Bottom Line: Adaptation, the influence of a perturbation onto the next movement, also depended on task goals.In the two-cursor condition, only the perturbed hand adapted to a force perturbation [2], whereas in the one-cursor condition, both hands adapted.These findings demonstrate that the central nervous system changes bimanual feedback control and adaptation optimally according to the current task requirements.

View Article: PubMed Central - PubMed

Affiliation: Wolfson Centre for Cognitive Neuroscience, School of Psychology, University of Wales, Bangor, Gwynedd LL57 2AS, United Kingdom. j.diedrichsen@bangor.ac.uk

ABSTRACT
The control and adaptation of bimanual movements is often considered to be a function of a fixed set of mechanisms [1, 2]. Here, I show that both feedback control and adaptation change optimally with task goals. Participants reached with two hands to two separate spatial targets (two-cursor condition) or used the same bimanual movements to move a cursor presented at the spatial average location of the two hands to a single target (one-cursor condition). A force field was randomly applied to one of the hands. In the two-cursor condition, online corrections occurred only on the perturbed hand, whereas the other movement was controlled independently. In the one-cursor condition, online correction could be detected on both hands as early as 190 ms after the start. These changes can be shown to be optimal in respect to a simple task-dependent cost function [3]. Adaptation, the influence of a perturbation onto the next movement, also depended on task goals. In the two-cursor condition, only the perturbed hand adapted to a force perturbation [2], whereas in the one-cursor condition, both hands adapted. These findings demonstrate that the central nervous system changes bimanual feedback control and adaptation optimally according to the current task requirements.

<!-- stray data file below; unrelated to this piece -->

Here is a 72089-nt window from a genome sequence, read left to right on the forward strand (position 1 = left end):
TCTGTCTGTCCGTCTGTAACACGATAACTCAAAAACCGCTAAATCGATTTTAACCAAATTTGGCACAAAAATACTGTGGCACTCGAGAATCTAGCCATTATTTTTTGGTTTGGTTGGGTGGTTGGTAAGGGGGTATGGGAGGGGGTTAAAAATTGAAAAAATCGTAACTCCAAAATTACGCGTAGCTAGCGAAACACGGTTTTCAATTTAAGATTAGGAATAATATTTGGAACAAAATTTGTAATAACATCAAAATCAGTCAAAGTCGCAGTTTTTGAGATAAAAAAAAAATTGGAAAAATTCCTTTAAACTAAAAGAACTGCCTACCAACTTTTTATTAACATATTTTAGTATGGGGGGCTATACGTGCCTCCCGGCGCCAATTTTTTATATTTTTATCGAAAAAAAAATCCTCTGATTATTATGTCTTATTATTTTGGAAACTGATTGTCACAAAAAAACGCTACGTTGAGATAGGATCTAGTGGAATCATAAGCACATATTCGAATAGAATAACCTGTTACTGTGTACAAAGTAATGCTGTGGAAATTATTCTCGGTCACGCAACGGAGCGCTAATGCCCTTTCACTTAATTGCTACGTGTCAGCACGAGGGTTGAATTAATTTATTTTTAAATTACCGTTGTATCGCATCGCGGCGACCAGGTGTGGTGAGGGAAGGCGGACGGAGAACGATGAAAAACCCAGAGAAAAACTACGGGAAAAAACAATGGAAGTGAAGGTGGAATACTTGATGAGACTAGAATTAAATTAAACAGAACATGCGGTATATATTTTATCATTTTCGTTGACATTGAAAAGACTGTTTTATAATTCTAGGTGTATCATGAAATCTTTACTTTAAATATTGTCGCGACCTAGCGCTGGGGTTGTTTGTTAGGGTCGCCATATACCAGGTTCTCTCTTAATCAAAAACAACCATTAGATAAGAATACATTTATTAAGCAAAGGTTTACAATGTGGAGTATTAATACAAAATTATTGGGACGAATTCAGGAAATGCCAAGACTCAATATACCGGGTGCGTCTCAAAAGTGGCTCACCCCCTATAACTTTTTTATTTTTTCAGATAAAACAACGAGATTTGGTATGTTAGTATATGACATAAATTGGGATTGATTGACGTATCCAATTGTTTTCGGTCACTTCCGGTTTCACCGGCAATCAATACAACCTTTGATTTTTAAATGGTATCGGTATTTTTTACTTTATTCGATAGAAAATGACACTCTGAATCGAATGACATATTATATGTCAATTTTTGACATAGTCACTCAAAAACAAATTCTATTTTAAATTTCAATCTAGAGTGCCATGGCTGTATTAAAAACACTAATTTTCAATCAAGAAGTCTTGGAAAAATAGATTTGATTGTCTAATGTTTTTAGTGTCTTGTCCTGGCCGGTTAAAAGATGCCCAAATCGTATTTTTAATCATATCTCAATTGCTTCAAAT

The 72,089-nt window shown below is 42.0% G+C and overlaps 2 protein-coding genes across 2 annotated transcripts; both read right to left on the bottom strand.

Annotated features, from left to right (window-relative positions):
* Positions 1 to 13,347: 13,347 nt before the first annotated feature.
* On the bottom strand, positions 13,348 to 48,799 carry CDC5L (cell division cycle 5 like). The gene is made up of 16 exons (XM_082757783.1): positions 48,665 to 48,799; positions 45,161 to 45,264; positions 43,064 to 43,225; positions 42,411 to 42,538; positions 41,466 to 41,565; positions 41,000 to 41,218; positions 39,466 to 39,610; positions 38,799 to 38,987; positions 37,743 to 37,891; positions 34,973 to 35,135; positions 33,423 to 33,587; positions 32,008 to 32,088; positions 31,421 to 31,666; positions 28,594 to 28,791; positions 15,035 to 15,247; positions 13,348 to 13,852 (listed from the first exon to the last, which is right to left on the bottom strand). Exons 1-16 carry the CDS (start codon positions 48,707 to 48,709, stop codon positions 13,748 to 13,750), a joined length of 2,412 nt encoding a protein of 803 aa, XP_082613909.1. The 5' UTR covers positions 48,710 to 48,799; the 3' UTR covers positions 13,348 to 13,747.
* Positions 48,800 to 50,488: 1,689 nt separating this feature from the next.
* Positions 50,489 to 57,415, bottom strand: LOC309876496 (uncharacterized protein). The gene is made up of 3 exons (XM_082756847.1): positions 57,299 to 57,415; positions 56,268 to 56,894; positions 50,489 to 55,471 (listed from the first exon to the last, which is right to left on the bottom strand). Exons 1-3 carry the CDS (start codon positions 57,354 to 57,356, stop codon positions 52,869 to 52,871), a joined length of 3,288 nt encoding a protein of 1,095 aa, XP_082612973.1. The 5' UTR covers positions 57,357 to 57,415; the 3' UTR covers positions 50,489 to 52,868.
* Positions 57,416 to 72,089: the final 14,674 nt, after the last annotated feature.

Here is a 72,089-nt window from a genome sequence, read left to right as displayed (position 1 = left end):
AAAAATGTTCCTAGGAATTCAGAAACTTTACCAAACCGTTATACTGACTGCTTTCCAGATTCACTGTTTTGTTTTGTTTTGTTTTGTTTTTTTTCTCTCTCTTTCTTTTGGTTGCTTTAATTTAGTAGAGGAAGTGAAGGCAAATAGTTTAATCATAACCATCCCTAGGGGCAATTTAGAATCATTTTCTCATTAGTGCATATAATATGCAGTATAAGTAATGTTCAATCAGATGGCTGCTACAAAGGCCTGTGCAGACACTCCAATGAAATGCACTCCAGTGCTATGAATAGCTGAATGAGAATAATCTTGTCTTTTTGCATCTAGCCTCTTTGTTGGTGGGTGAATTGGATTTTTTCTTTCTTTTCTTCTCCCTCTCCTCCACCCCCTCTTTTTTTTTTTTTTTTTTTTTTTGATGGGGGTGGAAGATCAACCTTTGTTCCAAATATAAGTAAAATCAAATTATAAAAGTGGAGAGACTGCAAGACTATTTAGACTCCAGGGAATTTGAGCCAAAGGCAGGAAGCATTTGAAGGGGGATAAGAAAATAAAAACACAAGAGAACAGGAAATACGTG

Show MeSH